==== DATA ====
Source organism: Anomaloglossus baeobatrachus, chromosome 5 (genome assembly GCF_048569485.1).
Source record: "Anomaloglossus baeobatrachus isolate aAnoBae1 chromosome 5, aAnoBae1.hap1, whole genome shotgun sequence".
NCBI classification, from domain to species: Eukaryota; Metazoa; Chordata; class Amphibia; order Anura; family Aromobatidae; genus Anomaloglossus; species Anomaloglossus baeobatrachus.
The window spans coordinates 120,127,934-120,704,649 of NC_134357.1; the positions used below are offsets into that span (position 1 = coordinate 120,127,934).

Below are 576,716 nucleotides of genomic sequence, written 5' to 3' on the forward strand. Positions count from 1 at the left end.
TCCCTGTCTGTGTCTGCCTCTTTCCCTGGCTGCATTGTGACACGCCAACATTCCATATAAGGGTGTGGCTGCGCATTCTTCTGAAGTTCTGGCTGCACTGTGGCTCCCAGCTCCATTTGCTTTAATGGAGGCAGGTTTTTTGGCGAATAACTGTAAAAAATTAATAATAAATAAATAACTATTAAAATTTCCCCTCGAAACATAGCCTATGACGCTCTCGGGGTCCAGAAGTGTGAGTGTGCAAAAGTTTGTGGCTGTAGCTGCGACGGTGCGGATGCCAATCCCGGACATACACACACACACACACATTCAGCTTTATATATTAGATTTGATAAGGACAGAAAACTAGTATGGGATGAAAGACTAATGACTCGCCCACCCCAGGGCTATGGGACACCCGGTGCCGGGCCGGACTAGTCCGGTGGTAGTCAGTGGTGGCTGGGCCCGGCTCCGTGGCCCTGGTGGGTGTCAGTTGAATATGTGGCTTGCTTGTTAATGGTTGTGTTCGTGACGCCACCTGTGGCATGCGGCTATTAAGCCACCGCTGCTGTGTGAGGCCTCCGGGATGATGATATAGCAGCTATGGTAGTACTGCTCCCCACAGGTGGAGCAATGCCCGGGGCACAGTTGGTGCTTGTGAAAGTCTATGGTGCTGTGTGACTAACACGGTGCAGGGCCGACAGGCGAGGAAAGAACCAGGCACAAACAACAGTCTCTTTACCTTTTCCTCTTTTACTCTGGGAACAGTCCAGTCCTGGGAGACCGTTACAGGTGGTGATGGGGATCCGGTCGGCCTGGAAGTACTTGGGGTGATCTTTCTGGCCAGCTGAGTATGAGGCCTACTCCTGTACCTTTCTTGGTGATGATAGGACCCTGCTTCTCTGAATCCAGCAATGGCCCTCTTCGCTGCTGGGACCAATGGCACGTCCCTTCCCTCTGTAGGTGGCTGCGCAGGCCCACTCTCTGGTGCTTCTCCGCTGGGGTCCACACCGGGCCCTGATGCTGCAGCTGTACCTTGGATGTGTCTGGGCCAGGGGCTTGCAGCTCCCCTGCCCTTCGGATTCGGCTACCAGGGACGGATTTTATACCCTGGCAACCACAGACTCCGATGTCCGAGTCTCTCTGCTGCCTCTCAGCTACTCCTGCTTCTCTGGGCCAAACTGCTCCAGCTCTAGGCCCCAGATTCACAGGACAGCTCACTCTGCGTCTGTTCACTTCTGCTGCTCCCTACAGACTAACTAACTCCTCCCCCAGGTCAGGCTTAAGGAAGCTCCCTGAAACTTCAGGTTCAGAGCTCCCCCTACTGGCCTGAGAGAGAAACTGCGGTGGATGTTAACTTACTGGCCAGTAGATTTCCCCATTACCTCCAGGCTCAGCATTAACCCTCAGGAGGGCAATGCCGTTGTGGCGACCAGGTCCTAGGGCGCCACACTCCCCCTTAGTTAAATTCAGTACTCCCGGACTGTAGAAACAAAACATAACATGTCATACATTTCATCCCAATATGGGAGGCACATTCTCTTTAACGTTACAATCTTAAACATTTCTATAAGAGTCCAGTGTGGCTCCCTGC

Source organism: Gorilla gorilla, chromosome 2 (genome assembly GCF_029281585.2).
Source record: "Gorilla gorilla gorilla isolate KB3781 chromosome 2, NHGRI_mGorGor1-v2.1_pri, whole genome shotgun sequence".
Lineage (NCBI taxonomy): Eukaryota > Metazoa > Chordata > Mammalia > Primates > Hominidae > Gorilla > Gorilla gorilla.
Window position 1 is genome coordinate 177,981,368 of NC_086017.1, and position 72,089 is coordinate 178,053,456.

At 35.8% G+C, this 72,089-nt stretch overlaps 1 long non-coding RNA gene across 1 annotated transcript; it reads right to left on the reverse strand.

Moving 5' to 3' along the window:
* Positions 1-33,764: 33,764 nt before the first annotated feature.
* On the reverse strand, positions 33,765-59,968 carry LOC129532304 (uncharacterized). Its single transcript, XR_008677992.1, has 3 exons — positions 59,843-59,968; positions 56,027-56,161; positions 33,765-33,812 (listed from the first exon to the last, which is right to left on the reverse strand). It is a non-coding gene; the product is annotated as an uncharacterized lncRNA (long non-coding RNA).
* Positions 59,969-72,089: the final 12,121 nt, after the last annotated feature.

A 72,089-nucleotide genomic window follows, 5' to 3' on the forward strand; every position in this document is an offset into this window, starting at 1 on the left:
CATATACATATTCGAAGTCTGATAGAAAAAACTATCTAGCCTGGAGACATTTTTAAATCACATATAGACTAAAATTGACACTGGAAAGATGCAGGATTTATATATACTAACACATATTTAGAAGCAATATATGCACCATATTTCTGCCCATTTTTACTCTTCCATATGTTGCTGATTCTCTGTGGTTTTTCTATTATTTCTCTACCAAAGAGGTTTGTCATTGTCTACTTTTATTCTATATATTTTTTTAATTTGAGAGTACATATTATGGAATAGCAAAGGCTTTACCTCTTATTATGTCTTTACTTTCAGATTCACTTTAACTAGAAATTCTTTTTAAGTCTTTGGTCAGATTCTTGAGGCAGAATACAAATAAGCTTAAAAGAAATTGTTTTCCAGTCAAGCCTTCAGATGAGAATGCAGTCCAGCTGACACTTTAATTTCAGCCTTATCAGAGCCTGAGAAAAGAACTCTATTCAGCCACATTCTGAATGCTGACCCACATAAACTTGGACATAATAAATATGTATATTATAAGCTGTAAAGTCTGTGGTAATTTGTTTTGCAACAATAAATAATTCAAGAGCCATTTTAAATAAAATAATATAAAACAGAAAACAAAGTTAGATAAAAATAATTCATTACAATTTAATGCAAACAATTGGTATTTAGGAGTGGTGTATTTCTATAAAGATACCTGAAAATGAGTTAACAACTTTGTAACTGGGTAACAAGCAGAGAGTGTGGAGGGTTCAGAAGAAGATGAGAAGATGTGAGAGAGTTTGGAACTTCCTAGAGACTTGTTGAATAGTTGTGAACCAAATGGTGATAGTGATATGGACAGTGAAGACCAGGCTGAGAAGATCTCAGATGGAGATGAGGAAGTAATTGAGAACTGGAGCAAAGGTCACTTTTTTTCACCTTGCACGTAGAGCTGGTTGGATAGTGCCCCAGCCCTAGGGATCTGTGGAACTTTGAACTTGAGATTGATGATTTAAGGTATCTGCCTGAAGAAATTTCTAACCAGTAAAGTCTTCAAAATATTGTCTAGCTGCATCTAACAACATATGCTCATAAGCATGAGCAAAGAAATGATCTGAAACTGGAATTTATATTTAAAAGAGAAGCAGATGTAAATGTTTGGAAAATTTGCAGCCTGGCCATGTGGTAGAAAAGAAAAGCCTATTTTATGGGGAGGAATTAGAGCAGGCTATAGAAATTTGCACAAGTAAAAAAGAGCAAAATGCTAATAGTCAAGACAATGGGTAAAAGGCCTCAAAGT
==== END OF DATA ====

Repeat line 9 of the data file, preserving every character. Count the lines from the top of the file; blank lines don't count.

Lineage (NCBI taxonomy): Eukaryota > Metazoa > Chordata > Mammalia > Primates > Hominidae > Gorilla > Gorilla gorilla.